In 1984, the Summer Olympics were held in Los Angeles. Like many other corporations, McDonald’s looked to capitalize on the event and attempted to repeat the success of a promotion they’d used for the 1976 Summer Olympics. The promotion didn’t go entirely as planned, however, and by the end of the Olympics, it actually cost the fast food chain millions of dollars.
‘When you win, McDonald’s loses’
The campaign was simple: “When the US Wins, You Win.” Across the United States, McDonald’s scratch cards were distributed with different Olympic events on them. After an American athlete won in an event depicted, as the slogan claimed, customers could take the cards to a McDonald’s location and redeem them for a free item. Each medal corresponded with a different food item. A gold medal was worth a Big Mac, while silver earned some french fries, and bronze won a Coca-Cola.
This had been a successful promotion in 1976 during the Summer Olympics in Montreal, Quebec, Canada. Over the course of those games, the US won a total of 94 medals, which included 34 gold medals. In 1984, it looked to be another great opportunity for the company. Unfortunately for McDonald’s, the promotion did not go entirely according to plan.
The Soviet boycott
In protest against the Soviet invasion of Afghanistan, the United States led a boycott of the 1980 Summer Olympics in Moscow, which included a total of 65 countries not taking part. In response to this, in 1984, the Soviet Union led a 14-nation boycott. This left the American athletes almost unopposed since some of their fiercest opponents didn’t attend.
The American Olympic team was very successful in the summer games, winning a total of 174 medals, with 83 of these being gold. McDonald’s quickly felt the consequences of their special promotion. The more the Americans won, the more customers came for their free items. Locations across the US faced shortages, and as reported by the New York Times, 6,600 ran out of Big Macs.
A Southern California spokesman for McDonald’s told the Los Angeles Times, “With all the gold medals that the US is winning, we’re swamped… this is the most successful [McDonald’s promotion], but it’s also the most costly.”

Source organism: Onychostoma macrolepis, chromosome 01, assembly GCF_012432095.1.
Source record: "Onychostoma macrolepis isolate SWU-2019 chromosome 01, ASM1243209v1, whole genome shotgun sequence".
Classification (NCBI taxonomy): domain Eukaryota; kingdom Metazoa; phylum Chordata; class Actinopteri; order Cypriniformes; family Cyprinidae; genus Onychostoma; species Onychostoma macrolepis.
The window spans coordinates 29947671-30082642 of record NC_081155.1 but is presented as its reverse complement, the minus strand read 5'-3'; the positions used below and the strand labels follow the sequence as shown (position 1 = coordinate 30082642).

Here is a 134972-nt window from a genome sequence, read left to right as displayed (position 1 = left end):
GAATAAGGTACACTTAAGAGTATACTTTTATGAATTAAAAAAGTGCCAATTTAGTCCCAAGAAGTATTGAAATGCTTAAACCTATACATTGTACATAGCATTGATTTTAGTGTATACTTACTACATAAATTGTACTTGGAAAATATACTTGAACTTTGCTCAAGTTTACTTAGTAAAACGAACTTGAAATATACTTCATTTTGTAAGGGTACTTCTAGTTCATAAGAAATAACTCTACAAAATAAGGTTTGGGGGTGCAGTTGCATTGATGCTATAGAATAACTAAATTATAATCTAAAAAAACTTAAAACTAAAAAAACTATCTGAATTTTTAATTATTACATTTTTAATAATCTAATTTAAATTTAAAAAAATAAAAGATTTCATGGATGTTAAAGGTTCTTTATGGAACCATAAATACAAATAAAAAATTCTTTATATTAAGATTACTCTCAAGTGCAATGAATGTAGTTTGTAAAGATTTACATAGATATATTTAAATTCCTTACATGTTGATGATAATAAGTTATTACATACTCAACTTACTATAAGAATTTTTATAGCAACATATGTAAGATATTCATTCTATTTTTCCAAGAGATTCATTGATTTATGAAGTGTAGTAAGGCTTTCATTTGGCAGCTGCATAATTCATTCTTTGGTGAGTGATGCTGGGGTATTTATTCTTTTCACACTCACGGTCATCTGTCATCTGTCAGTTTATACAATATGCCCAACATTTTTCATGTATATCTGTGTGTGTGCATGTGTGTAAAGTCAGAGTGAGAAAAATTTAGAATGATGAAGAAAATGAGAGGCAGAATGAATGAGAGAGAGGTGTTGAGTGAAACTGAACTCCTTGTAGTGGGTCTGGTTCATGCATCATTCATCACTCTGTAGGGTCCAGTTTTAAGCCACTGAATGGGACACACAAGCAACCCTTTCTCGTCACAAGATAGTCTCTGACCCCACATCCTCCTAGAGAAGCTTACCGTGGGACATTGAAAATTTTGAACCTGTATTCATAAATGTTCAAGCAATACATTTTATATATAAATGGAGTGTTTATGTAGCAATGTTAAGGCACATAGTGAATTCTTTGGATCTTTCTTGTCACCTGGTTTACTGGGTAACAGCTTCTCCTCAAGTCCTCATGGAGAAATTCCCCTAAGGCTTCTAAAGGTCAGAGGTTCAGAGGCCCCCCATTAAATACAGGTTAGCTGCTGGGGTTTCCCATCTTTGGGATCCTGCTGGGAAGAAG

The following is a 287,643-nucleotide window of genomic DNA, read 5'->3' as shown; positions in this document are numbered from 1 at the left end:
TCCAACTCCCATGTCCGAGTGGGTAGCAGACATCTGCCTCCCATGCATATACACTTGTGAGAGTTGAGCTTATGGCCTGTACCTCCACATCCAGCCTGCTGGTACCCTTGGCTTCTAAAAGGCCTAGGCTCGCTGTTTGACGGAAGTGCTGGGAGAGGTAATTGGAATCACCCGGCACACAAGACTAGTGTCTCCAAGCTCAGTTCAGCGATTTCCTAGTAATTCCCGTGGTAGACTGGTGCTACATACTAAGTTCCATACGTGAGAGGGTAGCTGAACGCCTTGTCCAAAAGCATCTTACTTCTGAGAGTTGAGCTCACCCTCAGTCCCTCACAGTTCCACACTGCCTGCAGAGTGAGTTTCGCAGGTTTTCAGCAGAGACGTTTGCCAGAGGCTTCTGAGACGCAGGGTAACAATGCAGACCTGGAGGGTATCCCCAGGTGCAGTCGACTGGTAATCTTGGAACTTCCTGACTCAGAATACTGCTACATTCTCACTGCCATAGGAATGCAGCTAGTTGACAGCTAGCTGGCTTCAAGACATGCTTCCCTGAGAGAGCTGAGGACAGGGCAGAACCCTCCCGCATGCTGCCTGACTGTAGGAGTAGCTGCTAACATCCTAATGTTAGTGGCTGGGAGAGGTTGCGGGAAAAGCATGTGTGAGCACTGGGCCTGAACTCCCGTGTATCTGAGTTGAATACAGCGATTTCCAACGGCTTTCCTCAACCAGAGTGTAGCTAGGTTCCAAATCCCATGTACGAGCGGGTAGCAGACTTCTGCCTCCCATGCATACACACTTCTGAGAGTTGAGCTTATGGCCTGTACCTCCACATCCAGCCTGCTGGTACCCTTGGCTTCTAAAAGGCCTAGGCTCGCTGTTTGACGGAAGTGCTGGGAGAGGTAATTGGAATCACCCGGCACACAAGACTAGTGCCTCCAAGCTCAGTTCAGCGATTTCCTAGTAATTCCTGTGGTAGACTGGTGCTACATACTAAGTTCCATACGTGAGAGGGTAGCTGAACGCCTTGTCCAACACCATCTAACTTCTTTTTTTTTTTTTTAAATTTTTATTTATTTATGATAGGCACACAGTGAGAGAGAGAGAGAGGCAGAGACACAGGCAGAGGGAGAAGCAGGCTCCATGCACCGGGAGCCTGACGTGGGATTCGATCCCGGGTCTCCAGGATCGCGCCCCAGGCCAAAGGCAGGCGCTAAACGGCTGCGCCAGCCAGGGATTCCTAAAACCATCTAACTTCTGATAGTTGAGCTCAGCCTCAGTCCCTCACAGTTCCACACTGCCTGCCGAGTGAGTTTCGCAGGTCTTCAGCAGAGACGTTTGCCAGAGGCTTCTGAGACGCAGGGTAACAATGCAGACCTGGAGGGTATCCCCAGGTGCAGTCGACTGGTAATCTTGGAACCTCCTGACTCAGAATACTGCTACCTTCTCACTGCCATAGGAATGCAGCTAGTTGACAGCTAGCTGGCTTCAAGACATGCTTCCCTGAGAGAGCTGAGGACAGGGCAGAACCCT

When the Olympics were finished, McDonald’s was very quiet about how much the promotion had cost them. Even today, the company has not verified the exact amount. However, they have said that it was the most expensive promotion in the franchise’s history, and marketing experts have estimated that it cost them millions of dollars, especially as the items were not discounted but given away completely free.
McDonald’s and the Olympics
Despite the promotion backfiring, similar campaigns took place in 1988 and 1996. Fortunately for McDonald’s, the promotions after 1984 saw far more success than before. The partnership the company had with the Olympics, which had lasted for over 40 years, has recently come to an end, however.
In 2017, while keeping some marketing rights, McDonald’s decided to break off its partnership with the International Olympic Committee. As quoted in the Los Angeles Times, IOC executive Timo Lumme said, “In today’s rapidly evolving business landscape, we understand that McDonald’s is looking to focus on different business priorities.”
The now-infamous 1984 promotion that saw millions of dollars of food given away for free did not see the corporation known for its golden arches win any gold for itself.